Lorenz and Virginia Jefferson have spent a lifetime keeping their loyal customers in the dark.
The brother and sister are the proprietors of an old Baltimore awning company. It's their business to provide cool and comforting shade on the hottest of summer afternoons.
Their firm, L.E. Jefferson, was founded in Waverly in 1917 by their father, Leonidas E. Jefferson, who had been the manager of the old Stewart & Co. drapery workroom. A decorator by training, he knew every stitch of the slipcover, curtain and awning field.
"When my father first started, an awning was $8 and canvas was 28 cents a yard," says Miss Jefferson, a cheery woman who handles the intricacies of the office work.
Her brother, Lorenz, who admits being "past 80 years old," designs, sews and sells the awnings. He's still got the same twinkle in his eye he brought to the business 63 summers ago.
Since 1950, their workroom has been a remarkable building at the rear of 1600 Federal St., between Bond Street and Broadway in East Baltimore's Oliver community.
"My father paid $8,000 for this building, land and all," Mr. Jefferson says. "It was an old veterinary hospital. We had to rip out the horse stalls before we could set up shop."
The place looks like Omar the Tentmaker's secret lair. Bolts of fabric line the second-floor sewing room. One side holds a bank of extra-strong Singer sewing machines with needles tough enough to pierce sailcloth. Another section of the building is the storage loft, where 480 customers store their custom-made awnings every fall.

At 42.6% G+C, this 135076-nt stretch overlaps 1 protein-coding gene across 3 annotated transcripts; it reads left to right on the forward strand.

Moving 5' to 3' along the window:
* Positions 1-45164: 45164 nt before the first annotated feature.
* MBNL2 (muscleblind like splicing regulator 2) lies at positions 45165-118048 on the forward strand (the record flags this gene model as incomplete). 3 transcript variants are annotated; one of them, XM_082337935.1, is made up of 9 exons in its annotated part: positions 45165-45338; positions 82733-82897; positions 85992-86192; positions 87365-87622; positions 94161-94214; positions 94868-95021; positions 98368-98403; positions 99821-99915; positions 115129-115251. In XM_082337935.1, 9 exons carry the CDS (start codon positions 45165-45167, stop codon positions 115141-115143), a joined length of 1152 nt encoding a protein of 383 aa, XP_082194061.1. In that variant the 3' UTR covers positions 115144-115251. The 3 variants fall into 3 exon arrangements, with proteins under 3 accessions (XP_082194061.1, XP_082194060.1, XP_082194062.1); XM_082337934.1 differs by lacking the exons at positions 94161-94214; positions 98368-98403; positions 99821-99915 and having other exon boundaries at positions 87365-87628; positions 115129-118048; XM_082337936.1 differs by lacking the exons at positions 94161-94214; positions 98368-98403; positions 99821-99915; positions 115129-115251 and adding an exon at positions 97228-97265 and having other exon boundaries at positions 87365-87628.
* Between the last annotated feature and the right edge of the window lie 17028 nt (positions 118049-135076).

Come April or May, all the awnings leave the storage loft and are reassembled over steel rods at each customer's home. It's a time-consuming, exacting business, labor-intensive and out of another age. The Jeffersons wouldn't have it any other way.
"We cater to service," Miss Jefferson says, somewhat understating the considerable amount of service her firm continues to provide.
Indeed. How many businesses still make a product for you, then assemble it and disassemble it each year?
Typically, the Jefferson-made awning extends over a porch, patio or window. It is canvas or a synthetic fabric designed to screen out the summer sun. It should be taken down over the winter and stored in a cool, dry place. Many of the porch and window awnings can be raised via pulleys during storms or at night.
"It was an old Baltimore custom to pull up your awning at night," Mr. Jefferson says. "I don't know why this was done except that everyone did it at sundown. I can remember entire blocks of The Alameda or Calvert Street or Guilford Avenue where the houses faced west and every porch had an awning."
Today his sales growth area is Harford County. People find that ** outside decks are hot and need the shade a canvas awning provides. He's also busy in the Mays Chapel Village section of Cockeysville. For many years, he's made and hung awnings in Rodgers Forge and Loch Raven Village.
"Rodgers Forge has covenants," Mr. Jefferson says. "All the awnings have to be dark green or terra cottain color. Quite a few of the condominium associations have rules too. They don't rule out awnings. They just tell you what colors you can have."
Besides Lorenz and Virginia Jefferson, five other people -- a seamstress, a part-time secretary and three men who actually hang and take down the awnings -- fill out the work force. Much of the canvas, once made at the old Mount Vernon Mills in the Jones Falls Valley, now comes from the South. Solid colors are popular, but so are bold and wide stripes.
In an era when air conditioning seems to be universal, many of the Jeffersons' customers prefer this earlier form of cooling. But then again, many Jefferson patrons were around before central air.